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Sectarian tensions boil over into Syria

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In a town that lies about five miles southwest of Damascus, the twin minarets of a partially constructed Shiite mosque pierce the sky and its drab cinder blocks blend in with the surrounding winter dreariness.

But apart from its dull facade, the Iranian-funded Tomb of Sukaina stands out. Although the mosque contains what is believed to be the remains of a descendant of the prophet Muhammad revered by Shiites, it is located in an area that is home to ultraconservative Sunnis.

"They say it's the grave of Sukaina, but she's got about three in Syria," says Radwan, a bespectacled resident, in hushed tones. "It's for them, not for us," he says, referring to the Iranians. "There are no Shiites here, but maybe they want to create some."

For more than four decades, Syria has been a fiercely secular state. Its majority-Sunni population is ruled by a minority Shiite sect, the Alawites, and governed by the Baathist Party. Until recently, modest public displays of faith were tolerated but not encouraged. Unlike most other Arab countries, for example, the state does not televise Muslim Friday prayers.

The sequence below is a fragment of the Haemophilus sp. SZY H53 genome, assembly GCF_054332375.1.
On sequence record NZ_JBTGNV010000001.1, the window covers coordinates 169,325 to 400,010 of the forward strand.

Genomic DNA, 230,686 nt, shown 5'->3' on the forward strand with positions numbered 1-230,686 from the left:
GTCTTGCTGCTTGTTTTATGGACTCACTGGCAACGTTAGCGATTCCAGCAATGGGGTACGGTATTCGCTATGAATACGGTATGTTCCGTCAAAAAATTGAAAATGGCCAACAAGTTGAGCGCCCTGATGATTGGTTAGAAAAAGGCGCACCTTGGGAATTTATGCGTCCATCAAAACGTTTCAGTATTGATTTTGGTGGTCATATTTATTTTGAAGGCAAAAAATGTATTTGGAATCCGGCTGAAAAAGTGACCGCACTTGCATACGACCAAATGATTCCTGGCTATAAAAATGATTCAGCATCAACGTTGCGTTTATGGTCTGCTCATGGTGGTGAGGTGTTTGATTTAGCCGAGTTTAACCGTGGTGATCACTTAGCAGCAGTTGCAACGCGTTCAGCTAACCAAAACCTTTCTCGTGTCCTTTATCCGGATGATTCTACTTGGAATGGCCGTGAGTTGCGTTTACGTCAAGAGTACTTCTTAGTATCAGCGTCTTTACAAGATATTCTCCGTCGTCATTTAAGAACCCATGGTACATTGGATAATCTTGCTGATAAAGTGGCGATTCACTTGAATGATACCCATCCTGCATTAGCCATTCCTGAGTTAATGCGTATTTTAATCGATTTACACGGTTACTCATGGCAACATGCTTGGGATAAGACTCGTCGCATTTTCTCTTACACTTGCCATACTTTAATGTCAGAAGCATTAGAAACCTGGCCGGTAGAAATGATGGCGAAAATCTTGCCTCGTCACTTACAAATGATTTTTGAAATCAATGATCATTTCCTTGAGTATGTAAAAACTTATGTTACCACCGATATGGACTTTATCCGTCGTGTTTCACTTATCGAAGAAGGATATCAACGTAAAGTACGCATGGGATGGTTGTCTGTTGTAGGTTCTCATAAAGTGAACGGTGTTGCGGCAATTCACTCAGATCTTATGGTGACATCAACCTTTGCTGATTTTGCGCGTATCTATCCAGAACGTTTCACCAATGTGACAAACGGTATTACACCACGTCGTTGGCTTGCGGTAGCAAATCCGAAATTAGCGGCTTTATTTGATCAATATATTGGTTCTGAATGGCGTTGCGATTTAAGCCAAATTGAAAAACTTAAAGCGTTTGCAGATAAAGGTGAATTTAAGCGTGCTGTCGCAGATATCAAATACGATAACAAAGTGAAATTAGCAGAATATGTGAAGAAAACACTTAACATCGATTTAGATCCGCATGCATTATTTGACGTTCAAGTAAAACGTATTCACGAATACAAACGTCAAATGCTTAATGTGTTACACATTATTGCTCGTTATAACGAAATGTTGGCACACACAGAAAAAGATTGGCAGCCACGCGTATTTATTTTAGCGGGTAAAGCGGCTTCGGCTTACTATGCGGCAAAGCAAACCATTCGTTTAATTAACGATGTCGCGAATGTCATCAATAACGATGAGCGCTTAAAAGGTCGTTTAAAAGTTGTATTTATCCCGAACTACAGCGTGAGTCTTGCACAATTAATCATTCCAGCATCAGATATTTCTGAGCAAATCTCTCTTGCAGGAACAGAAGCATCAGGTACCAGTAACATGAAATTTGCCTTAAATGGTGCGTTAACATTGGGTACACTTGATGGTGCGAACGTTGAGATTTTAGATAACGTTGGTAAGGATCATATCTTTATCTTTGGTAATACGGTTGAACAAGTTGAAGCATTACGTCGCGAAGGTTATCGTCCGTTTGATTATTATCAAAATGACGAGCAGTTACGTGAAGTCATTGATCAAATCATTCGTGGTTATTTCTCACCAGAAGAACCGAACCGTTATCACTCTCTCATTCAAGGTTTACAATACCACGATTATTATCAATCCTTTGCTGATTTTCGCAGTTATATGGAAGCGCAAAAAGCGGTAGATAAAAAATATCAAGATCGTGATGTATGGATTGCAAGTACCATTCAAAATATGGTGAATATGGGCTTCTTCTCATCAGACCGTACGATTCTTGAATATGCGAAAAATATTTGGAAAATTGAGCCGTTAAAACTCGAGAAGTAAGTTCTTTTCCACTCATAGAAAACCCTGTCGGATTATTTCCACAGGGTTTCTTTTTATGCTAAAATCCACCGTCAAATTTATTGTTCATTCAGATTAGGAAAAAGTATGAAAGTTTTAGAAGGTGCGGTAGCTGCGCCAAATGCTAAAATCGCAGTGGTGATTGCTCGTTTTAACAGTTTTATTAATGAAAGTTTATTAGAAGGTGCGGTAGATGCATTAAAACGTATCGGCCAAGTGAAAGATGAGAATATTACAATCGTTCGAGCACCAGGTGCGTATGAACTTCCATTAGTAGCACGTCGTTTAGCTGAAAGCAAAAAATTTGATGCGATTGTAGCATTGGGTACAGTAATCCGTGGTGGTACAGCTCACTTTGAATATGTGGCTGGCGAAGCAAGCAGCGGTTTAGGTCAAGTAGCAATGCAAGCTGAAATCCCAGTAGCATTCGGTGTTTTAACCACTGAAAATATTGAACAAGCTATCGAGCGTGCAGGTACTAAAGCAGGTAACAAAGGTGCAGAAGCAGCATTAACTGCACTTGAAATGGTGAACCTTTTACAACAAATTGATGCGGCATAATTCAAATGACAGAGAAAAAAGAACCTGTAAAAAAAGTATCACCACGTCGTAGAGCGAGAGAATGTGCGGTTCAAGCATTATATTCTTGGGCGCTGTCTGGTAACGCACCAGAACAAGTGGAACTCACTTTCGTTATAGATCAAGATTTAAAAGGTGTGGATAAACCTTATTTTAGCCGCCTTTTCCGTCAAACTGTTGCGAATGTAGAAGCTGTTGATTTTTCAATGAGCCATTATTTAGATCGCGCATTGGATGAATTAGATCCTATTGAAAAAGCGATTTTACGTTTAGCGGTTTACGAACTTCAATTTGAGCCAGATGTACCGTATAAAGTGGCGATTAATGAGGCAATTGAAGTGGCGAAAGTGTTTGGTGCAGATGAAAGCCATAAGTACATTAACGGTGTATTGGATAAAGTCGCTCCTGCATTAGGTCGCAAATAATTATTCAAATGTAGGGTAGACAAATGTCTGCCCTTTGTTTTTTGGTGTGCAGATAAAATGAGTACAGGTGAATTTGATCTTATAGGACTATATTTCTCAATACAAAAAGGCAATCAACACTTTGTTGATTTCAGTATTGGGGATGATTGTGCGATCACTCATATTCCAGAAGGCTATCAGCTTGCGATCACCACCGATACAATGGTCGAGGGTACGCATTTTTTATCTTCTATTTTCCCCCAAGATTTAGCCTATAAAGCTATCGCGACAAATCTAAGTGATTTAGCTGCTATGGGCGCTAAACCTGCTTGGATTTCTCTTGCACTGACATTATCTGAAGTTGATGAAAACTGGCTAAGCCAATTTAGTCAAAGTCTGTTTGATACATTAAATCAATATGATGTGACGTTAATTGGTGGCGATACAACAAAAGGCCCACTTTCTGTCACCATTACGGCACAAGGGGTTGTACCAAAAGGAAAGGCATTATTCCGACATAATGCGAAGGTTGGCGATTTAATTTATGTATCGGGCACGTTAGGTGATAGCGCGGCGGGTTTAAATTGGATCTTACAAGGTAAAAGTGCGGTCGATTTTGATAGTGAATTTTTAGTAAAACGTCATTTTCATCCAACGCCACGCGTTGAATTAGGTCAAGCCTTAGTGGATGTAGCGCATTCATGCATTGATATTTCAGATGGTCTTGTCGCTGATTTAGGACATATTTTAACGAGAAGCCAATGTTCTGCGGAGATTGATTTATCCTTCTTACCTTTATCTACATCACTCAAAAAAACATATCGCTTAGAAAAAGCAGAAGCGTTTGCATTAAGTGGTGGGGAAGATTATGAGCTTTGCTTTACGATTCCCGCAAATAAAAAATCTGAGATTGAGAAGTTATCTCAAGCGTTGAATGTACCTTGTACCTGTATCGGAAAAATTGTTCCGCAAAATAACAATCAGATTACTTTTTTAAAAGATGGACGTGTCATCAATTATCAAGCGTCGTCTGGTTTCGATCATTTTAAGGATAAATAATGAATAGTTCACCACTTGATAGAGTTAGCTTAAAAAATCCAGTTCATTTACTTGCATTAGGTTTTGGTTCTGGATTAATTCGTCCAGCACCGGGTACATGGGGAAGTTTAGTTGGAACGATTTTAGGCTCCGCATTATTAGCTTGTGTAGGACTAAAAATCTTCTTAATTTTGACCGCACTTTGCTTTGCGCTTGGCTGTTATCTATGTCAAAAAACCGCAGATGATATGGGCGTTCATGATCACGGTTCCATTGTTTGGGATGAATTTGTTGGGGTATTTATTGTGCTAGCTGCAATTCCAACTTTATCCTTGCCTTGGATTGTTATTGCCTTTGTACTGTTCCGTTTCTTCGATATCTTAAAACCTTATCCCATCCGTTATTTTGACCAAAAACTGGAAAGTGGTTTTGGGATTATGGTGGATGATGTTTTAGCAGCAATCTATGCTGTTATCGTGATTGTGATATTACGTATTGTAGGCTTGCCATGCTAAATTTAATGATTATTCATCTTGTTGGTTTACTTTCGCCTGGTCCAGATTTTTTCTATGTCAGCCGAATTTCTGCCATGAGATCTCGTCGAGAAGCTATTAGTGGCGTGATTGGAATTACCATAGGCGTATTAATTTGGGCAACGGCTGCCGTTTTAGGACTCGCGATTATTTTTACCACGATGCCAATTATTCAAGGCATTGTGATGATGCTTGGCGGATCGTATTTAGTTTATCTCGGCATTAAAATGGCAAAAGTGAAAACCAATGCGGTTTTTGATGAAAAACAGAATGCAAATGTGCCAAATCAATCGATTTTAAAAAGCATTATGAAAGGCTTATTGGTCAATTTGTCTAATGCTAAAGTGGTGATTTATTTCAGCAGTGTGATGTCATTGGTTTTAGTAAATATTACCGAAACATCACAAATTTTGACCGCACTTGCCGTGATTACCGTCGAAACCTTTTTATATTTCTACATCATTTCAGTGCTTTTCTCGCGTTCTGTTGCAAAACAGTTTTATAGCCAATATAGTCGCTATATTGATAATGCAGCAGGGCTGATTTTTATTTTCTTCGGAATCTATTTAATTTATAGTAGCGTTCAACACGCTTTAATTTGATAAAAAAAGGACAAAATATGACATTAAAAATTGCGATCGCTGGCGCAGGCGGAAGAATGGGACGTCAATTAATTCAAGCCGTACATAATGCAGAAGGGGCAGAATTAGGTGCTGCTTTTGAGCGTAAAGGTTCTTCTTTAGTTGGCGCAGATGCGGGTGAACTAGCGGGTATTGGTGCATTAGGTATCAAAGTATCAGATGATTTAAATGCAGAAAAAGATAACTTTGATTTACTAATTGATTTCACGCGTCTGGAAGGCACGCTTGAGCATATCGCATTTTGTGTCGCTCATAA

But Syria has seen a growing religiosity over the past few years. Spurred in large part by the civil war in Iraq to the east and rising Sunni-Shiite tensions in Lebanon to the west, Syrians are increasingly aware of their sectarian identities. In a region roiled by religious tensions, the country's majority Sunni population now views Syria's deepening relationship to Shiite Iran with creeping suspicion.

"Syrians are speaking of Shiitization," says Redwan Ziade, a political analyst and human rights activist in Damascus. "It's a very sensitive issue. There has been an increase in internal problems between Syrians based on sectarianism, but it won't come to the surface because there's no means for it to."

Whisperings of new Iranian-funded Shiite religious institutions abound, as do rumors that Iran is offering cash and other incentives to persuade Sunnis to convert.

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